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Publication - Guidance

Public engagement for sub-20MW wind turbine proposals – good practice guidance

Published: 18 Jun 2015
Part of:
Building, planning and design, Energy
ISBN:
9781785444531

Good practice guidance for local authorities, developers, landowners, community representatives and other relevant stakeholders on public engagement for wind turbine proposals; principally below 20MW generating capacity.

4 page PDF

236.6kB

4 page PDF

236.6kB

Contents
Public engagement for sub-20MW wind turbine proposals – good practice guidance
Equality Impact Assessment - Results

4 page PDF

236.6kB

Equality Impact Assessment - Results

Title of Policy

Public Engagement for sub- 20 MW Wind Turbine Proposals - Good Practice Guidance

Summary of aims and desired outcomes of Policy

Directorate: Division: team

Local Government and Communitites, Planning and Architecture Division, Energy and Climate Change team.

Executive summary

The Public Engagement for sub- 20 MW Wind Turbine Proposals - Good Practice Guidance provides a framework advice on how meaningful public engagement could be undertaken in the context of wind energy development proposals. The guidance is being produced as an agreed outcome of a public petition.

An EQIA was undertaken during the development of the guidance, the results of which informed the content of the final good practice guidance.

No significant issues have been raised as a result of the EQIA and the assessment found that there would be a positive impact on advancing equality of opportunity for the protected characteristics of age, disability, sex and race.

Background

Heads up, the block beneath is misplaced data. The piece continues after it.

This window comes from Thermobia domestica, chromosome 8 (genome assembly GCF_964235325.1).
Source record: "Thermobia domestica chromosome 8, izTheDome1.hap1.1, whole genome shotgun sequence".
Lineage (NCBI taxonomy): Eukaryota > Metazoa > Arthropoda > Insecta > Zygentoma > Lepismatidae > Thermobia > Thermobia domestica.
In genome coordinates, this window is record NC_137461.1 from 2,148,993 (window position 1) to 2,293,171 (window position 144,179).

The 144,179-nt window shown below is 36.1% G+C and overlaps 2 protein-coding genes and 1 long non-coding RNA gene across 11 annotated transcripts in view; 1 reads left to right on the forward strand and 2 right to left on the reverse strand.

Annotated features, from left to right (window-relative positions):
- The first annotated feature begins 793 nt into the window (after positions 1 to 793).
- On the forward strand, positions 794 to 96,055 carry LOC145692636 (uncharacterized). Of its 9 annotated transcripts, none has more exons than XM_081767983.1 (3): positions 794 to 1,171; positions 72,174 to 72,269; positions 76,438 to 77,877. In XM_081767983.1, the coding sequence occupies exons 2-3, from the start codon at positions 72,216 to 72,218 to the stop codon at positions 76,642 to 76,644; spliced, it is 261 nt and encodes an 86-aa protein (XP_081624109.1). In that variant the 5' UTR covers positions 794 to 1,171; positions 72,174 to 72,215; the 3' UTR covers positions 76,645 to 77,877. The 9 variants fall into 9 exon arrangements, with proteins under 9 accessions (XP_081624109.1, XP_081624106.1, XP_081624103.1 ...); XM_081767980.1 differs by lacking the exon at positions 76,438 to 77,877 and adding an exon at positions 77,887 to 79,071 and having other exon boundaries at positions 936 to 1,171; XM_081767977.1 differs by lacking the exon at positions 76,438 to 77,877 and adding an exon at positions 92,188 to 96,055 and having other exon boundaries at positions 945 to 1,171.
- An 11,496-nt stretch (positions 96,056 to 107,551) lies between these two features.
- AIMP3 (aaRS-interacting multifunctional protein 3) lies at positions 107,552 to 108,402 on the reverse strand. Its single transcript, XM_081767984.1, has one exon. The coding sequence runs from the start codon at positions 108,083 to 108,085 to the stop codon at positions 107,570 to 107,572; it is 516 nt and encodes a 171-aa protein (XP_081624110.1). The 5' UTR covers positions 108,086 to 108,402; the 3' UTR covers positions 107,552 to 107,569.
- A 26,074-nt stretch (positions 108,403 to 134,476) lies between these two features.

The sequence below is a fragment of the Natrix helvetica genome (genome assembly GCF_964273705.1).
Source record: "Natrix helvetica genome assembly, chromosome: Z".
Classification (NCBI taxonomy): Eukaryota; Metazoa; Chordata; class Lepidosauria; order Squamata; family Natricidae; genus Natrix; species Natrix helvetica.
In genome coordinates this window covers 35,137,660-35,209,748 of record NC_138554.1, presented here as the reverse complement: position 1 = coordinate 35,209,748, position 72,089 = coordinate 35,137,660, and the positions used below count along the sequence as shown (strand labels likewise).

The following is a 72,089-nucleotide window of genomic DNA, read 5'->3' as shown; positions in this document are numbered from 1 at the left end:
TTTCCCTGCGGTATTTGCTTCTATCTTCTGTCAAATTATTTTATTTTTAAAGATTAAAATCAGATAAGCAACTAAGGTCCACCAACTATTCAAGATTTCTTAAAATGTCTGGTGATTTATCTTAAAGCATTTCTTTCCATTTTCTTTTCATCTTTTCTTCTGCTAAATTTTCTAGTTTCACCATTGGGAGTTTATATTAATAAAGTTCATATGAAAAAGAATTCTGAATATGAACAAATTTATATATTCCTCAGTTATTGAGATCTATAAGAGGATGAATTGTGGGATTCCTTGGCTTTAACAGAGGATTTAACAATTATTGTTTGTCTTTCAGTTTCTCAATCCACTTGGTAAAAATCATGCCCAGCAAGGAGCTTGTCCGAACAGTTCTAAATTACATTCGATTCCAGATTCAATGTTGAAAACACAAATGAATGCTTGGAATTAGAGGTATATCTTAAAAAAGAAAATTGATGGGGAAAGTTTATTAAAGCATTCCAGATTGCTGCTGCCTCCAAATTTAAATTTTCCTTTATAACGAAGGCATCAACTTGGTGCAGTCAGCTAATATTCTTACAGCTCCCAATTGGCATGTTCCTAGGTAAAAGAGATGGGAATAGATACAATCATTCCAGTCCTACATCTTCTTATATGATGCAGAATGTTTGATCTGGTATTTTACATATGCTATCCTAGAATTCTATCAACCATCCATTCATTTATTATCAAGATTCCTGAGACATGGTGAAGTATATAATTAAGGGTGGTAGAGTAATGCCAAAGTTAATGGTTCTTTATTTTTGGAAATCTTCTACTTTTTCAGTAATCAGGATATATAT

Public Petition PE1469 sought to urge the Scottish Government to increase the neighbour notification distance for wind turbine proposals from the present 20 metres. A commitment was given to the Public Petitions committee to consult publically on draft good practice guidance on public engagement on planning proposals involving wind turbines.

The Public Engagement for sub-20 MW wind turbine proposals Good Practice Guidance sets expectations for good practice for local authorities, developers, landowners, community representatives and other relevant stakeholders and aims to provide practical help on better engaging with the public.

The aims of the policy contribute in particular to the national outcomes of:
'Our public services are high quality, continually improving, efficient and responsive to local people's needs'

But also to:
We have tackled the significant inequalities in Scottish society.
We take pride in a strong, fair and inclusive national identity.
We live in well-designed, sustainable places where we are able to access the amenities and services we need.
We realise our full economic potential with more and better employment opportunities for our people.

The Scope of the EQIA

The Equalities Impact Assessment provided data relating to the individual protected equality groups of age, disability, sex, gender reassingment, sexual orientation, race and religion or belief. No specific information was available for the protected characteristic of religion or belief or sexual orientaion.